Below we show our analysis of speculator positioning in S&P 500 futures.  The data is released weekly by the CFTC in its Commitment of Traders report.  The data is current as of the previous Tuesday; therefore today’s data was current as of Tuesday, October 20.  To analyze the data, we like to look at the net positioning of Asset Manager and Leveraged Fund (typically hedge funds) categories.  We take total longs for each category, subtract total shorts, then divide the net figure by the outstanding number of contracts (open interest).  This gives us an idea of how offside investors may be, while scaling for the size of the market.  If the last few weeks in the stock market have felt like a massive chase, you’re not alone.  The CFTC data helps show why.  Asset managers were their most net short the S&P 500 futures on record in the weeks following the swift crash in August.  Since then, however, shorts have been forced to cover.  You’ll note in the chart below that hedge funds are quite short S&P 500 futures as well, relative to their historical trend.  Therefore there are two large bodies of the investment community in the process of buying back shorts they established in a panic a couple of months ago.  That helps explain a large chunk of the current market rally, in our view.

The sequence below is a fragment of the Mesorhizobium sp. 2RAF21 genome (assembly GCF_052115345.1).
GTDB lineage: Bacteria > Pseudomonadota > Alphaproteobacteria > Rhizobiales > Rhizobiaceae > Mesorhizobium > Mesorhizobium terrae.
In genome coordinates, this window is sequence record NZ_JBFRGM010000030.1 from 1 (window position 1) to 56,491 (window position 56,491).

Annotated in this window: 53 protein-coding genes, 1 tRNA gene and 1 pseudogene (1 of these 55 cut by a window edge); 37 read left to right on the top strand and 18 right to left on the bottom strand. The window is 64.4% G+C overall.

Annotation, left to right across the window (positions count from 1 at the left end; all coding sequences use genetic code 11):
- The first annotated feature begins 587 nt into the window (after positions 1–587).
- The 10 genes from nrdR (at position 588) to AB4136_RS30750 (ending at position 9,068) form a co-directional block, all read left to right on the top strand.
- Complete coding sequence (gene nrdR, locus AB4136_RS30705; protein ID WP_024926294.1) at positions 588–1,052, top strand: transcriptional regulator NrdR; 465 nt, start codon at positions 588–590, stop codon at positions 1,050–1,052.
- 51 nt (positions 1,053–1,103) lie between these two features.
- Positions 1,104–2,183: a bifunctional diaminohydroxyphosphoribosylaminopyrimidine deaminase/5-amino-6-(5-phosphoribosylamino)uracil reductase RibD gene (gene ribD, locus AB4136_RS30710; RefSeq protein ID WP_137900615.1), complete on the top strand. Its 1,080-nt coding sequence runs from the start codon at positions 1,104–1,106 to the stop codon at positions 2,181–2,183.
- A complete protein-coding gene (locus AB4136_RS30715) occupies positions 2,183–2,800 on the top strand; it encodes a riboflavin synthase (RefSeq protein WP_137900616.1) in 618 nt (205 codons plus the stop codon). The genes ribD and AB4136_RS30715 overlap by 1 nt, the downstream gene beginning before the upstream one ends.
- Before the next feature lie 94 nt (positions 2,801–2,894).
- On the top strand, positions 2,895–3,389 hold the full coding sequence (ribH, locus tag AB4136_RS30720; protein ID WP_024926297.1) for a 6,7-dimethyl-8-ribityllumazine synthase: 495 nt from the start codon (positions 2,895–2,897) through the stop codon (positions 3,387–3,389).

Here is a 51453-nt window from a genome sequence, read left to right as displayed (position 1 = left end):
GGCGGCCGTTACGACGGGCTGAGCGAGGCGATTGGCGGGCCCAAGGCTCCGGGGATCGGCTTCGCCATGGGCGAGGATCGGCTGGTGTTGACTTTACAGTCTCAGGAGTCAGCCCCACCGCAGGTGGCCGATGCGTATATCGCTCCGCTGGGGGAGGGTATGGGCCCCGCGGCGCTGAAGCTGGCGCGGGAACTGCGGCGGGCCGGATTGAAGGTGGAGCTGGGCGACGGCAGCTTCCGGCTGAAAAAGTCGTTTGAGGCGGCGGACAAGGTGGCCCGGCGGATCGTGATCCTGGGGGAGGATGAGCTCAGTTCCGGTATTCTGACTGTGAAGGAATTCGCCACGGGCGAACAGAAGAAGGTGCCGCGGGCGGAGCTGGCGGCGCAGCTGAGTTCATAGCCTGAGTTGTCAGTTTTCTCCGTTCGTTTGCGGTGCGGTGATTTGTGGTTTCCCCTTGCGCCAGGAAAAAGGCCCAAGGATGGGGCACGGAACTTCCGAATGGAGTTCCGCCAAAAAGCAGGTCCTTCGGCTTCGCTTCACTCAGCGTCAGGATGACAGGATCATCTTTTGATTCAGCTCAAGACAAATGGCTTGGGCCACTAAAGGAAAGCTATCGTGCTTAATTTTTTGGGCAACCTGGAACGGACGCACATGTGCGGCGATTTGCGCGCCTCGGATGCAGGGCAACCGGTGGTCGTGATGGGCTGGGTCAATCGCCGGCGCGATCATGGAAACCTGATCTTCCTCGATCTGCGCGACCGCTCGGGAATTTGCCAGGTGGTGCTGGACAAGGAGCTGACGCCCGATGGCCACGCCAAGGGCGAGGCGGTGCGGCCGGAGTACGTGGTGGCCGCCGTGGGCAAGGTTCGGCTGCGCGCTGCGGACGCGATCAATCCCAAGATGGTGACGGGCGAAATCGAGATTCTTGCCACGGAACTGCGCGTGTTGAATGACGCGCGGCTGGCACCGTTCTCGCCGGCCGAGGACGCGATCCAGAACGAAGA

We send out charts like these for every major financial and commodity future traded on US futures exchanges each Friday night in The Closer.  If you’re interested in regular access to similar positioning data, try out a free trial of Bespoke Institutional!

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